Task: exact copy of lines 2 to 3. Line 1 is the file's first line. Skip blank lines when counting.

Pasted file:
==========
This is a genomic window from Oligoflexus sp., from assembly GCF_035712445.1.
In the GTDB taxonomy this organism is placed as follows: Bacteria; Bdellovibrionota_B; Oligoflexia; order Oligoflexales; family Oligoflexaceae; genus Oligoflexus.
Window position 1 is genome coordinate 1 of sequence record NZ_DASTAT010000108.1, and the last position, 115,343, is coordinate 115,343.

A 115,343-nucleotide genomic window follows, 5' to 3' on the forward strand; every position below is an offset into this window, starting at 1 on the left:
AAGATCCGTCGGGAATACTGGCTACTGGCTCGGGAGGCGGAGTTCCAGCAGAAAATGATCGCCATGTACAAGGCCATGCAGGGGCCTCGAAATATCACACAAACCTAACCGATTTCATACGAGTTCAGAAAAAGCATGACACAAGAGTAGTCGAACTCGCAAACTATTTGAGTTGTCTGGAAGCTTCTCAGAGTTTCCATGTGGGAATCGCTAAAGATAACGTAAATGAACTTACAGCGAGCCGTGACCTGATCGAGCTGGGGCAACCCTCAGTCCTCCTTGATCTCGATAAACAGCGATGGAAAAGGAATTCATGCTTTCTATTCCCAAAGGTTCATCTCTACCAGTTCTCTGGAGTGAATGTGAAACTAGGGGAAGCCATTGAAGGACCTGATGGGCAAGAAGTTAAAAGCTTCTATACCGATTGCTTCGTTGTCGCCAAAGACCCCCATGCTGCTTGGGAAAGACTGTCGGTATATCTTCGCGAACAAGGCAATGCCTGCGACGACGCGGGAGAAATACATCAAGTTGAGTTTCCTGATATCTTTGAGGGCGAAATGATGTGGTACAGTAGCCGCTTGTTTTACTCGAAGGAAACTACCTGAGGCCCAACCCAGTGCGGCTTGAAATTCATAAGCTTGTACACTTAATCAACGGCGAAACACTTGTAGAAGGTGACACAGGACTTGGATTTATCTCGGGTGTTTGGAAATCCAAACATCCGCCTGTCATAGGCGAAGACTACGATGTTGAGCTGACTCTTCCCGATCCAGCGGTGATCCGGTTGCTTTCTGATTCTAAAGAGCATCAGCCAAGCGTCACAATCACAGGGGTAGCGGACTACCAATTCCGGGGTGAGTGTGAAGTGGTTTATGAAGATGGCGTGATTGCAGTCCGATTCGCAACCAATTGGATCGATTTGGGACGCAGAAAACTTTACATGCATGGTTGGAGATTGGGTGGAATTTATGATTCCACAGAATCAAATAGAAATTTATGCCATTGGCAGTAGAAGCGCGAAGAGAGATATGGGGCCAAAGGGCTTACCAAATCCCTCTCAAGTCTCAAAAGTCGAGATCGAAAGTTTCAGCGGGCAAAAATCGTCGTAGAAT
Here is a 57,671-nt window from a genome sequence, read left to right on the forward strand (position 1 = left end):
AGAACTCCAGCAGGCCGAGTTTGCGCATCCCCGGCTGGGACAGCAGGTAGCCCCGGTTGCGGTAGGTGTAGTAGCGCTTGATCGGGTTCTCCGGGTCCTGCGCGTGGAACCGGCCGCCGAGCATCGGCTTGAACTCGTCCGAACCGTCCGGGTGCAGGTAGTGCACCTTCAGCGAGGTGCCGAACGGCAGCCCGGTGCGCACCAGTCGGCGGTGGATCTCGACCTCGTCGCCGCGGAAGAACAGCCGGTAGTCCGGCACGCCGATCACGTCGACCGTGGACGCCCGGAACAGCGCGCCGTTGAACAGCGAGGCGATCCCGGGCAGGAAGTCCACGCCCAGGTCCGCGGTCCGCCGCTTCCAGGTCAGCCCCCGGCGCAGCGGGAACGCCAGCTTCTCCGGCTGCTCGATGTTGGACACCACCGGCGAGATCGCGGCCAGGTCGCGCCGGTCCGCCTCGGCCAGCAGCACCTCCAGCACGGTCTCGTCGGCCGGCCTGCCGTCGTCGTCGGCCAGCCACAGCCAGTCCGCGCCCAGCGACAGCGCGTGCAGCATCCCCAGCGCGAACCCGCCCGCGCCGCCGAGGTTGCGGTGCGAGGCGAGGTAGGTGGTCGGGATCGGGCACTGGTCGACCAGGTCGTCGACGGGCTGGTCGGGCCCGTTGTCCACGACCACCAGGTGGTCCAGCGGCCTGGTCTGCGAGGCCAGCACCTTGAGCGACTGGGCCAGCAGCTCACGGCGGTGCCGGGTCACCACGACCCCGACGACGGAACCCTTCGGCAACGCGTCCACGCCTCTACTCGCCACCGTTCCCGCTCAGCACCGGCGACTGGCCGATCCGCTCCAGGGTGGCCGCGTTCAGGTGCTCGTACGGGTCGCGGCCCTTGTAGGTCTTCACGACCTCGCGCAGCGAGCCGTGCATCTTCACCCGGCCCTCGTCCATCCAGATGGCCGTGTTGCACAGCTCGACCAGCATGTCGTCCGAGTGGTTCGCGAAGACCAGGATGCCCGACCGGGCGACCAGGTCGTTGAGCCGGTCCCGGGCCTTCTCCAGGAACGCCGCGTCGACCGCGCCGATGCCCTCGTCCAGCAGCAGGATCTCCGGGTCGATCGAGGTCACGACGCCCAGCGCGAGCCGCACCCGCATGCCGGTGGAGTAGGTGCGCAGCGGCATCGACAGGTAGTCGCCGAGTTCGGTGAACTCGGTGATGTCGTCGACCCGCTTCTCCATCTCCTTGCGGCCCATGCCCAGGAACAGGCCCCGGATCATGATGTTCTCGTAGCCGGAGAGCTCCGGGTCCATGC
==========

In the GTDB taxonomy this organism is placed as follows: Bacteria; Bdellovibrionota_B; Oligoflexia; order Oligoflexales; family Oligoflexaceae; genus Oligoflexus.
Window position 1 is genome coordinate 1 of sequence record NZ_DASTAT010000108.1, and the last position, 115,343, is coordinate 115,343.